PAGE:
Peter Berkowitz, of George Mason law school and the Hoover Institution, has written an important review of three leading books on the intersection of international law and sovereignty, here, in Policy Review:
Anne-Marie Slaughter. A New World Order. Princeton University Press. 341 pages. $29.95
Jack L. Goldsmith and Eric A. Posner. The Limits of International Law. Oxford University Press. 262 pages. $29.95
Jeremy A. Rabkin. Law Without Nations? Why Constitutional Government Requires Sovereign States. Princeton University Press. 350 pages. $29.95
"Among american law professors, international law became in the 90s and continues to be today what American constitutional law was in the 70s and 80s — the fashionable front line for advancing progressive social change. Yet even more than constitutional law, international law’s sources and authority are open to dispute. Even more than constitutional law, international law has an ineliminable and robust political dimension. And even more than constitutional law, international law invites an appeal to debatable moral principles in the controversies that arise under it. Despite these vexing features, the dominant view in the legal academy — which closely resembles the consensus among European elites and is associated with the European Union’s self-understanding — is that international law has an identifiable content and that its content corresponds to a progressive interpretation of government’s obligations at home and abroad.
The view is theory-driven and flies commonly under the flag of liberal internationalism. According to the liberal internationalists, a good portion of the structure and content of international law can be derived from reflection on our common humanity or, more precisely, our nature as free and equal rational beings. Such reflection generates an increasingly dense list of human rights that apply to all states everywhere; favors the strengthening of international institutions — such as the International Court of Justice, the International Criminal Court, and the un General Assembly and Security Council — to promote these rights; seeks an increased role for multilateral initiatives; and applauds the growing role of transnational nongovernmental organizations. In the United States, the liberal internationalist view draws support from the writings of America’s preeminent political theorist, John Rawls. In Europe, it gains intellectual heft from Germany’s foremost philosophical voice, Jürgen Habermas. Both theorize about the principles under which rational individuals, freed from partiality and prejudice, would choose to live and from which they can derive binding laws and equitable public policy. To be sure, international human rights lawyers are less likely to invoke the abstractions of Rawls and Habermas than they are to look to developing state practice, or the achievements of international institutions and the fruits of diplomacy, as evidence of what international law requires. Nevertheless, it is theory — or, perhaps more accurately, it is a moral and political conception to which Rawls and Habermas give theoretical expression — that determines for the scholars and jurists which examples of state practice, international institutions, and diplomacy they will appeal to as evidence of the structure and content of international law.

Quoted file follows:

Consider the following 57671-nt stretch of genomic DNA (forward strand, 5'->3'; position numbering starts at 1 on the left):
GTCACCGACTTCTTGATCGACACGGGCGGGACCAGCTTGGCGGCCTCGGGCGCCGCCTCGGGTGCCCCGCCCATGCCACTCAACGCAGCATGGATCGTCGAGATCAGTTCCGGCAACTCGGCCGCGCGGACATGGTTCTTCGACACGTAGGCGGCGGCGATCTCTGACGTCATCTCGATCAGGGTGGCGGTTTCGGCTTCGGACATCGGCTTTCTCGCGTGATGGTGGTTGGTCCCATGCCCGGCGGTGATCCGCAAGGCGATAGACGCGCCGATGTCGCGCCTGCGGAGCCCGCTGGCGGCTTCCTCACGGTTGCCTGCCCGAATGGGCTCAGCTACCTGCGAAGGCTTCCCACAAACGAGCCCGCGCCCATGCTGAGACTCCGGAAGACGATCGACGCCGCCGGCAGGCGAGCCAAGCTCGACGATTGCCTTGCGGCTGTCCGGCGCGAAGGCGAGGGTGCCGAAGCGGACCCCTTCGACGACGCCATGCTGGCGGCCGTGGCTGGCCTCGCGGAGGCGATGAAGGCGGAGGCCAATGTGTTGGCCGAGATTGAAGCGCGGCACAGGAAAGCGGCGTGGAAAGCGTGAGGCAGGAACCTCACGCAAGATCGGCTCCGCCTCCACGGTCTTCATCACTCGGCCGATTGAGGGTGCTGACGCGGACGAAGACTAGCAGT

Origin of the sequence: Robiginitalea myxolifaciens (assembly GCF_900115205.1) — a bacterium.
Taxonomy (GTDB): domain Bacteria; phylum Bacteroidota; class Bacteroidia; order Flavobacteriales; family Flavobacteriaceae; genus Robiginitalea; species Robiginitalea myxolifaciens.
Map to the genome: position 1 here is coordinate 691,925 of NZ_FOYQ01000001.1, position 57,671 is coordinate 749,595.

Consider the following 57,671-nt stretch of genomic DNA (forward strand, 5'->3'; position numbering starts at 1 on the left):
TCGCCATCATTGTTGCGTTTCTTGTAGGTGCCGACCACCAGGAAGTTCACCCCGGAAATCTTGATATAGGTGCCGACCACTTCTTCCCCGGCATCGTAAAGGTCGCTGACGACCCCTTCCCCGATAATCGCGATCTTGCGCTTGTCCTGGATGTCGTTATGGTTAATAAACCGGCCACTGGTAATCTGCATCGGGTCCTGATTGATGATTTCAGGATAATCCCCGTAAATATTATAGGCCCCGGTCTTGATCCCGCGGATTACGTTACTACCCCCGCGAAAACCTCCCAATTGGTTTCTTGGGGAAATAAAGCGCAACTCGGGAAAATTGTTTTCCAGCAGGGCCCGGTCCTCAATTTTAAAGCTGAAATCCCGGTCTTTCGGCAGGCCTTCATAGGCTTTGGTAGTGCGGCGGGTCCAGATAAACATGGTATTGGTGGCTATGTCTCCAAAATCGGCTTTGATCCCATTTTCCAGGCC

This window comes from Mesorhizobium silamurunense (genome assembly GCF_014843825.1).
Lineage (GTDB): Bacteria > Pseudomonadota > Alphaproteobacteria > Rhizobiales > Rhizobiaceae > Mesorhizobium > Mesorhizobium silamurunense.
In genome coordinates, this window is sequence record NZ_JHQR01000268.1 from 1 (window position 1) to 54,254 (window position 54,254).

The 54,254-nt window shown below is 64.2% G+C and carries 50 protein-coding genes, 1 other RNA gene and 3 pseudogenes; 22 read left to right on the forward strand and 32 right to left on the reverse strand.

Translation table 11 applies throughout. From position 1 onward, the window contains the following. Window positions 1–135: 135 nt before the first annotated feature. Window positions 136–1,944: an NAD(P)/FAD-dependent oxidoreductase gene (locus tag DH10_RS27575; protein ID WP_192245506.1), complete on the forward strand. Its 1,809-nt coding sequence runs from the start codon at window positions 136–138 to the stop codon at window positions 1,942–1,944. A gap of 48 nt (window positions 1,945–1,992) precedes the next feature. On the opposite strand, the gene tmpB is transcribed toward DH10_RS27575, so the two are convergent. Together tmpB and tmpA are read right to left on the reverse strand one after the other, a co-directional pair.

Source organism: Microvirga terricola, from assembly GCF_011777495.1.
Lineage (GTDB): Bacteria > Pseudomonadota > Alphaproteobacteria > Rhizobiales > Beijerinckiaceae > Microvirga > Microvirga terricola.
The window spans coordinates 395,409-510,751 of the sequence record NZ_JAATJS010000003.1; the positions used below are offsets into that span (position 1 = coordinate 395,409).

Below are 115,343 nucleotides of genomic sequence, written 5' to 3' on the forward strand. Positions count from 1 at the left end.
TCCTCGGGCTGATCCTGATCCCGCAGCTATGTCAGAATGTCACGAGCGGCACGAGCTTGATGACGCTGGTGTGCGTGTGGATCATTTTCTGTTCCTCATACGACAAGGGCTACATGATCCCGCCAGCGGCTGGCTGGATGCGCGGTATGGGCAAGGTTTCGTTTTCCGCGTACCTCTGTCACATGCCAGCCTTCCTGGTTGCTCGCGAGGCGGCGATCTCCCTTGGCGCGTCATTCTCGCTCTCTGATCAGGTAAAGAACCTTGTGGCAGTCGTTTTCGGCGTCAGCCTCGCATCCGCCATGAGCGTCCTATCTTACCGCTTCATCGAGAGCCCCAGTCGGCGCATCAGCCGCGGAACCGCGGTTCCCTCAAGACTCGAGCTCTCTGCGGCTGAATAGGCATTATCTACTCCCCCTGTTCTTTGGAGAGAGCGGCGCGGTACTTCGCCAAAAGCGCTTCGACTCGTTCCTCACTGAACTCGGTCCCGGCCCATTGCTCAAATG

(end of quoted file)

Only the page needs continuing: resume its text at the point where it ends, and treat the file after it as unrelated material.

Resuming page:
Critics raise a number of serious objections. First, officials of international institutions (to say nothing of ngos) charged with promulgating international law lack democratic accountability: Either they come from democracies but operate at several levels of remove from voters or, far worse, they come from autocracies in which the people whom they supposedly represent have never had a chance to vote for them in free and fair elections. Second, as most international institutions — possessing neither police force nor military — lack the capacity to enforce their rulings and resolutions, their legal pronouncements are impotent and make a mockery of the rule of law. Third, international institutions rely on the dangerous misconception that individuals do, or will come to, place a premium on global citizenship, and that states do, or will come to, place their obligations under international law and to global norms of justice ahead of their own national interest. In reality, the critics contend, individuals are inclined to put state, ethnic group, religious community, or tribal loyalties ahead of global citizenship. And considerations of raw power and refined national interest will, for states, always trump obligations that arise under international law."
I strongly recommend the whole review.